Mr. Davis to Sir Edward Thornton,
I have the honor to acknowledge the receipt of your note of the 4th instant, touching the discovery made last spring by a corps of the engineers of the army of the United States, as the result of a series of observations that the 49th parallel of latitude, when correctly run, throws the Hudson’s Bay Company’s fort into the territory of the United States.
Your excellency is also pleased to inform me that in the year 1850, the present General (then Captain) Pope, under authority from the United States Government, took observations to fix the exact spot where the 49th parallel of latitude crosses the Red River, and that, after spending several days on this service, he erected a post on the bank of the river to mark this spot, which post is about a quarter of a mile to the south of the Hudson’s Bay Company’s fort, and you propose to allow the boundary line which was run by Captain Pope to be considered as the boundary for the present until the real boundary is ascertained and finally settled, so that the Hudson’s Bay post may be used as a shelter during the winter.
I am directed by the President, to whom this proposition has been submitted, to say that he has no information other than that contained in your letter, as to the observations said to have been made by Captain Pope in 1850, and as to their result. Without waiting, however, to ascertain whether those alleged acts were or were not done under instructions, he directs me to say that this Government will not for the present object to the occupation by her Majesty’s subjects of the territory near Pembina, of which the sovereignty is thrown in doubt by the result of the observations of last spring.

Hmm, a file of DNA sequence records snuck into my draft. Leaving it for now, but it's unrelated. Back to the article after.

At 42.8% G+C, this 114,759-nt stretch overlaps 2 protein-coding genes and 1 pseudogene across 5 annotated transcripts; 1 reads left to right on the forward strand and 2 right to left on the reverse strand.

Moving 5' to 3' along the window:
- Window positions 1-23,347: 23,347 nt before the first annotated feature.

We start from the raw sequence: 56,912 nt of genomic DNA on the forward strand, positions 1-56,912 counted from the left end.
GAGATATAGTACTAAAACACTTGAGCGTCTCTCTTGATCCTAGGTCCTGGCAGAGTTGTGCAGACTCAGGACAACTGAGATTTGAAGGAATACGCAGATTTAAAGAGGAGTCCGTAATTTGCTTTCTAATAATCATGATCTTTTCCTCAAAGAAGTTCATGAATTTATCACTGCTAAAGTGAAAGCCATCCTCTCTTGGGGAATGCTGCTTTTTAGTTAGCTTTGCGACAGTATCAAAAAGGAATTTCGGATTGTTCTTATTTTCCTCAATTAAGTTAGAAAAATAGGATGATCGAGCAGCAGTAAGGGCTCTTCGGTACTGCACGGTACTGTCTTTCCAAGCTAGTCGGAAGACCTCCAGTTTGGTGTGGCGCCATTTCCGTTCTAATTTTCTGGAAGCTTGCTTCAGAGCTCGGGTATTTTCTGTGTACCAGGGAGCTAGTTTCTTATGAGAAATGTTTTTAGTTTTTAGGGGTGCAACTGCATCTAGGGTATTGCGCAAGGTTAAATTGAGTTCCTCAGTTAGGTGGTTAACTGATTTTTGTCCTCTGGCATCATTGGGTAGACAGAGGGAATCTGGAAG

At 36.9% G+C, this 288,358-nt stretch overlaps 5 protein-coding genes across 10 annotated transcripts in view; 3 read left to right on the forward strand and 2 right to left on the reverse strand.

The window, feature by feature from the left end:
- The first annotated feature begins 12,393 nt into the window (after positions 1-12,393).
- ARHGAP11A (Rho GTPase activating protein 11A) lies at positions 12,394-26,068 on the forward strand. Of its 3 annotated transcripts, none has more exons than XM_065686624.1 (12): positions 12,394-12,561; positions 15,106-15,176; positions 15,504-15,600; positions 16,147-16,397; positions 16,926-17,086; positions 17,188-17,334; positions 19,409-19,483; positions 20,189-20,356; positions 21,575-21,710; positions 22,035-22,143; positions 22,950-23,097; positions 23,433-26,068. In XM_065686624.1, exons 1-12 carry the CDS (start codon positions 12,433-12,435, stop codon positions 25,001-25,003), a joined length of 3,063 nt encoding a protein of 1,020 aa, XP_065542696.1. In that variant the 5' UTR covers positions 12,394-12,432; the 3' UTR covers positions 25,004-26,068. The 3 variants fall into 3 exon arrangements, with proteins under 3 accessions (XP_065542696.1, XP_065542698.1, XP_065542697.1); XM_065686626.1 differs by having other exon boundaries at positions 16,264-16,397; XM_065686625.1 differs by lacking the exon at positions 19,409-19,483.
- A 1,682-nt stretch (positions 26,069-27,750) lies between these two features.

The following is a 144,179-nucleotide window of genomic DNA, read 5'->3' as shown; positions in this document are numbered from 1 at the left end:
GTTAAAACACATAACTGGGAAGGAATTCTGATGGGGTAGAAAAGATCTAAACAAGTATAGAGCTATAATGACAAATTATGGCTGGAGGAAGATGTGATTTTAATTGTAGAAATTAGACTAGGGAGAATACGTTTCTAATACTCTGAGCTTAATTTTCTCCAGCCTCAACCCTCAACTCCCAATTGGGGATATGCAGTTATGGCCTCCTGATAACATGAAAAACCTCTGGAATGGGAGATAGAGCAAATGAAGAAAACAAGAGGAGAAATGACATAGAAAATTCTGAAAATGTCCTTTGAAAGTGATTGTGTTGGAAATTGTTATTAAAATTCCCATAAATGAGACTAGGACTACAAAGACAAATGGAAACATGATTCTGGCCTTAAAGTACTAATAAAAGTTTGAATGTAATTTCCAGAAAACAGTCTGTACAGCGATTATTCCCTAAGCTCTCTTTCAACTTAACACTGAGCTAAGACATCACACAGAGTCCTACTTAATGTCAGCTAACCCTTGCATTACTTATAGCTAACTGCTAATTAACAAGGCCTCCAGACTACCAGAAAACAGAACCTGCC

It is, as you correctly remark, easy to verify whether the post which [Page 405]was erected last spring is on the 49th parallel or not, and the interest of both countries would seem to call for an early settlement of the question by a joint survey before further emigration into that country, and by jointly fixing upon the surface of the ground monuments to mark the line of the boundary which may be established.
Until Congress shall make an appropriation for that purpose, this Government will not be in a position to propose to her Majesty’s government the establishment of such a commission. This department will endeavor, at the earliest possible day, to obtain from the War Department an estimate of the probable expense to the United States of such a commission with a view of submitting the estimates to Congress at the coming session and of asking for an appropriation for the purpose indicated. It is hoped that her Majesty’s government, if not already empowered, will take similar steps so that so much of the land boundary to the west of the Lake of the Woods, between the United States and the dominions of her Majesty, as has not been already fixed, may be determined and marked by permanent monuments upon the surface of the ground, beginning with the Red River country.